Wednesday, November 11, 2009

Thomas Friedman on tropical deforestation

From today's N.Y. Times.

Friedman describes the state of the problem (it's all about relative discount rates isn't it?), and the need for wholesale change in the way we go about encouraging economic development.

He sums it up in one sentence: "But it takes money."

Connection between this post and the previous one?

6 comments:

Anonymous said...

It's definitly discount rates. As we've discussed in class, the poor countries need the money now and so those nations/people that are poor and living in the forested areas of the Amazon are going to do what they have to in order to survive, just like anyone else would. In relation to the previous posting about meat production, right now the greater incentive is to chop down trees for Brazilian Cattle to graze, which the US is, I imagine, still the leading consumer of, instead of preserving the forest. We're saying we value the beef more than the forest right now, so beef is bringing in a higher rate of income than saving the forest for the future, which the locals in the area may never see anyway.

hunter hay

Anonymous said...

Like Hunter stated it is all about discount rates. Brazil has a high discount rate so present value is worth a whole lot more now rather than their concern with future dollars. As stated in class if the rain forest are to be saved they need to be bought. Also as stated in class, more than likely Brazil owes another country money. The country that is owed, their conservation/non-profit organization's could step in a buy the debt and set aside the rain forest. With this said all three parties will benefit; the country that is owed will some of their money back, Brazil will be relieved of some debt, and the conservation group will save the 38% which could help lower C02.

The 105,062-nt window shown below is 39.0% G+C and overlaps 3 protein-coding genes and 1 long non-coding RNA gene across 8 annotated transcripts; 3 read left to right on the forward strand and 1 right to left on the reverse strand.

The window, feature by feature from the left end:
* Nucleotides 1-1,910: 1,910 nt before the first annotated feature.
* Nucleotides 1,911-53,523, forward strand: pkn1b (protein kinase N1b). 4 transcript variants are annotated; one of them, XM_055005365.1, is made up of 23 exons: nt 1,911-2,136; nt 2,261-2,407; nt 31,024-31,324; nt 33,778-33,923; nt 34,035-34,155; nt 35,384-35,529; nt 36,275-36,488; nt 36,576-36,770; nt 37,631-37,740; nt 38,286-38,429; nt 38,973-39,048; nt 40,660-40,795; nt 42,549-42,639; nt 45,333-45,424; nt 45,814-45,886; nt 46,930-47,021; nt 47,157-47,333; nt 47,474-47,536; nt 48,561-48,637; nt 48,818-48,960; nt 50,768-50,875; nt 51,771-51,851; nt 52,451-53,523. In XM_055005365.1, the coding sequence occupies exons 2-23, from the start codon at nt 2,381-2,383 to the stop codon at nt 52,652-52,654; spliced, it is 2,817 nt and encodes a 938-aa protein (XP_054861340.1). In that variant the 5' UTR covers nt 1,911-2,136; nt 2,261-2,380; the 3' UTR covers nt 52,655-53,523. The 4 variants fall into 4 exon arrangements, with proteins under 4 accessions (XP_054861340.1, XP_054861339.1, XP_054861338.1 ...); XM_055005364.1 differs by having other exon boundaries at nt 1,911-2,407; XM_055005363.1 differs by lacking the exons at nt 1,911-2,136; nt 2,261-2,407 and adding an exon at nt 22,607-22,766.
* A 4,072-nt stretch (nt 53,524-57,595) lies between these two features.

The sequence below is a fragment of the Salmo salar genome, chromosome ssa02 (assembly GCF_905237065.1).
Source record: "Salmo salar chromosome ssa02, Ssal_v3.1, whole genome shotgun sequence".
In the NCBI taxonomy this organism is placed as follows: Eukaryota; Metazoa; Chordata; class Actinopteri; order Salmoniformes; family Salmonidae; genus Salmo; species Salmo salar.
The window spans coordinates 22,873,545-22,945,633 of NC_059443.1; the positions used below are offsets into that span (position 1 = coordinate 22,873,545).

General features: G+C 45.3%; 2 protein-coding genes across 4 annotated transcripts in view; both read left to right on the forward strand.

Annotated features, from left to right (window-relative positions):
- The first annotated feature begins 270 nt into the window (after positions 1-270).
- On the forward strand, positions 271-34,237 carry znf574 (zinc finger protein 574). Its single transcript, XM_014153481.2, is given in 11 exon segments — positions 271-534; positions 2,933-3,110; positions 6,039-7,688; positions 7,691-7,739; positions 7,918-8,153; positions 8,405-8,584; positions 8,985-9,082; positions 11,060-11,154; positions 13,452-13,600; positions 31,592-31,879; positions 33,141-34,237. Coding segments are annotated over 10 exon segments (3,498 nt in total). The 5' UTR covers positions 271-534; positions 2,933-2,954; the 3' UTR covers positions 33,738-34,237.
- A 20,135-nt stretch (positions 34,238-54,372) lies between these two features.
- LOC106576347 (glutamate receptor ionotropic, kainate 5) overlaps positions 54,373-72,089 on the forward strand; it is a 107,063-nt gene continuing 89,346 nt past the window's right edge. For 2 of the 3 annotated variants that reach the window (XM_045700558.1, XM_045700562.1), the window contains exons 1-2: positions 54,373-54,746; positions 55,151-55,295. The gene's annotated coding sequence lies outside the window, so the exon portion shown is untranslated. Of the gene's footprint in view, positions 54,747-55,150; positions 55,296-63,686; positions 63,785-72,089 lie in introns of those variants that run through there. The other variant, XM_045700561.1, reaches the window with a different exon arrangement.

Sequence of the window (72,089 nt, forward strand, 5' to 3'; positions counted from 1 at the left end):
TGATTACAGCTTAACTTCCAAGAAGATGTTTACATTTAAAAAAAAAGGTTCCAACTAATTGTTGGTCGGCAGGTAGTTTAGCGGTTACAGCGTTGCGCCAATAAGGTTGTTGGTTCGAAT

Lee Grimsley

KayKay said...

Tropical rainforest as noted in the lecture notes possesses numerous non-use values. However, to an individual living in need the value these resources possess in the future can not compensate for their present financial needs. As such there will be a high discount rate as the resource would be viewed as being more valuable in the present than in the future. To address this issue there is a need for the creation of policies and market-based systems that places a high value on practicing conservation such as debt-for-nature-swaps. If the money accrued from such efforts return back to these communities through developing pro-poor growth policies that leads to econmic growth, this could result in the mitigation of bad practices and ensure the presence of tropical rainforest in future years.
Ralna Lamb, Cermes Student

KayKay said...

Tropical rainforest as noted in the lecture notes possesses numerous non-use values. However, to an individual living in need the value these resources possess in the future can not compensate for their present financial needs. As such there will be a high discount rate as the resource would be viewed as being more valuable in the present than in the future. To address this issue there is a need for the creation of policies and market-based systems that places a high value on practicing conservation such as debt-for-nature-swaps. If the money accrued from such efforts return back to these communities through developing pro-poor growth policies that leads to econmic growth, this could result in the mitigation of bad practices and ensure the presence of tropical rainforest in future years.
Ralna Lamb, Cermes Student

Arlene said...

For indigenous people who live in and around rainforests, it is definitely more valuable for them to cut trees today than to worry about conservation. (similar to the "rational" fisher)

As a Belizean, I definitely understand why the deforestation rate is so high in Brazilian rainforests (although the reasons are a bit different).

Even though Belize has so much terrestrial protected areas, it is sad to say that we have a high level of deforestation that is higher than that of Central America.

Solving the deforestation problem is so much easier said than done. It's not only about buying over forests and the problem will be solved.
I disagree with the phrase "If rainforests are to be saved, they must be bought."
It may be part of the solution, but not the entire solution. What about the rights of the indigenous people? They must be provided with economic incentives to encourage conservation practices. They also need to be provided with alternative sustainable livelihoods which will allow them to continue using the forest sustainably.

The Brazilian man in the article mentioned he needs assistance from the global market so that he can sell his products and support his livelihood. What is need are opportunities for alternative economic development!!

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